in the absence of hands...

from my anthology of must read (a)merican poems

Lorna Dee Cervantes

A un Desconocido

I was looking for your hair,
black as old lava on an island
of white coral. I dreamed it
deserted you and came for me,
wrapped me in its funeral ribbons
and tied me a bow of salt.

Here’s where I put my demise:
desiring fire in a web of tide,
marrying the smell of wet ashes
to the sweet desert of your slate.
My intelligent mammal, male
of my species, twin sun to a world
not of my making, you reduce me
to the syrup of the moon, you boil
my bones in the absence of hands.

Where is your skin, parting me?
Where is the cowlick under your kiss
teasing into purple valleys? Where
are your wings, the imaginary tail
and its exercise? Where would I breed
you? In the neck of my secret heart
where you’ll go to the warmth of me
biting into that bread where crumbs crack
and scatter and feed us our souls;

if only you were a stone I could
throw, if only I could have you.


Cervantes’ language is beautiful in the truest sense of the word. The poetry here is commanding, pure strength: black as old lava on an island of white coral, the sweet desert of your slate, twin sun to a world not of my making, and in the neck of my secret heart. The unusual imagery in the lines evokes myth and ritual, and, above all, longing.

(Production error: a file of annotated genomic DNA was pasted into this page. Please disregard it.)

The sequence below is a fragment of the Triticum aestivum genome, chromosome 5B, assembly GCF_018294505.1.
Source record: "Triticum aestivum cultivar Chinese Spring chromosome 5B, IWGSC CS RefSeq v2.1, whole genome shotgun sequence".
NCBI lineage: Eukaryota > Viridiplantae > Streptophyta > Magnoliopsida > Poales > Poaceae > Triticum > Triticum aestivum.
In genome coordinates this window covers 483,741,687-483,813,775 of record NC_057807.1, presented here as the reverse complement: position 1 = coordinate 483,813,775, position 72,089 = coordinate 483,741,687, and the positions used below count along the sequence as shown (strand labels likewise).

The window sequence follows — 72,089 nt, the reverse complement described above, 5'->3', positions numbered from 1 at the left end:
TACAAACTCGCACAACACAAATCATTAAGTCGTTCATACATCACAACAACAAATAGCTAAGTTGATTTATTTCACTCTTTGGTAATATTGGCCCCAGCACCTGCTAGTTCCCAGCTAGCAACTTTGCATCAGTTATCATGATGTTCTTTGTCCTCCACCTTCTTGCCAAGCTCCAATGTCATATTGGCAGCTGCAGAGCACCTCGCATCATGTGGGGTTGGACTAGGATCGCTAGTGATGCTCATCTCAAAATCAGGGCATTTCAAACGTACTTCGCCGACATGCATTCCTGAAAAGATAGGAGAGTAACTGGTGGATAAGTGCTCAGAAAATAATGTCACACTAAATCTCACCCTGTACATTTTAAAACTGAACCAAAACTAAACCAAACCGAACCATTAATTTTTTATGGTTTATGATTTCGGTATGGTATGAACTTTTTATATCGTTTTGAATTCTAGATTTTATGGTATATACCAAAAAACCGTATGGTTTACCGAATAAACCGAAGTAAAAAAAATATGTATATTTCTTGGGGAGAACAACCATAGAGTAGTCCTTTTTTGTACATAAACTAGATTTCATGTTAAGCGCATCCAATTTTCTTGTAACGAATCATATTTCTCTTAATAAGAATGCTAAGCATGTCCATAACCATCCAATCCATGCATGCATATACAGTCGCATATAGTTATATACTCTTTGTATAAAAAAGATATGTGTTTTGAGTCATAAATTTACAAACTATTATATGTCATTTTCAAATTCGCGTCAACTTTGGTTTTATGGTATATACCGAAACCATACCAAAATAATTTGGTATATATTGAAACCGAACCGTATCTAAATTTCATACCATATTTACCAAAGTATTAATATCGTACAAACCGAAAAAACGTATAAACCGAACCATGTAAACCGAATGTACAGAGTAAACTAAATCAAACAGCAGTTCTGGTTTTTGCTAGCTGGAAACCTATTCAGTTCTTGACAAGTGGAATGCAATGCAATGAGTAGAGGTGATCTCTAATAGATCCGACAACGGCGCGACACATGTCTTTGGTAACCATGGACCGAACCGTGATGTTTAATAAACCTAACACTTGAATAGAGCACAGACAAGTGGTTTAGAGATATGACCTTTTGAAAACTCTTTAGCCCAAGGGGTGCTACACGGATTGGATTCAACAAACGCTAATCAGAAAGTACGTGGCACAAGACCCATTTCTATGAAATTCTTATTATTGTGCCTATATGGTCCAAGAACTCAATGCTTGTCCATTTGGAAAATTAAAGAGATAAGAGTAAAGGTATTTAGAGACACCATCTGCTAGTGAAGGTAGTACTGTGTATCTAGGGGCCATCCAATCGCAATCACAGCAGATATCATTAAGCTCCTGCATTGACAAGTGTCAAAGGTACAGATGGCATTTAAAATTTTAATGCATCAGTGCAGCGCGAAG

This work holds a certain intensity in tone and in diction, weaving the reader deeper a powerful language structure. The work never loses its physicality, a marked strength in Cervantes’ writing style. Readers of this poem encounter a writer, at once, in control of and in submission to her art. The poem has more than a touch of greatness in it.

The imagined throwing of the stone at the end is such a powerful image of release. Mere thoughts of the act kindle a touch of freedom, of letting go, of distancing all the improbable but longed for acts in one’s life. As in the final thought, if only I could have you. Life in its personal and ideal realm – a world of desire – is such a different landscape from life in the real, filled with its relentless force of day-to-day – such a fierce antagonist – pulling us away from need. Maybe at the poem’s core, there is that fear of lost connections. Or, fear of connections never found.

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